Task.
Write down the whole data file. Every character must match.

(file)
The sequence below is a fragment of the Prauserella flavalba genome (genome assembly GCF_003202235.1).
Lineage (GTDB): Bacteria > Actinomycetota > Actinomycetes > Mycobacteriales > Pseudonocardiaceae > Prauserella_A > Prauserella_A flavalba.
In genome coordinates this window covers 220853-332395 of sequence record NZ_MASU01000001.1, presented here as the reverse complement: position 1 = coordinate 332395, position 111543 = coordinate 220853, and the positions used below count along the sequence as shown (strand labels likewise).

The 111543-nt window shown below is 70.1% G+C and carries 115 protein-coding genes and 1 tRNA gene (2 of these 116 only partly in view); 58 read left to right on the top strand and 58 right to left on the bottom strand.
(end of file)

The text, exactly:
The sequence below is a fragment of the Prauserella flavalba genome (genome assembly GCF_003202235.1).
Lineage (GTDB): Bacteria > Actinomycetota > Actinomycetes > Mycobacteriales > Pseudonocardiaceae > Prauserella_A > Prauserella_A flavalba.
In genome coordinates this window covers 220853-332395 of sequence record NZ_MASU01000001.1, presented here as the reverse complement: position 1 = coordinate 332395, position 111543 = coordinate 220853, and the positions used below count along the sequence as shown (strand labels likewise).

The 111543-nt window shown below is 70.1% G+C and carries 115 protein-coding genes and 1 tRNA gene (2 of these 116 only partly in view); 58 read left to right on the top strand and 58 right to left on the bottom strand.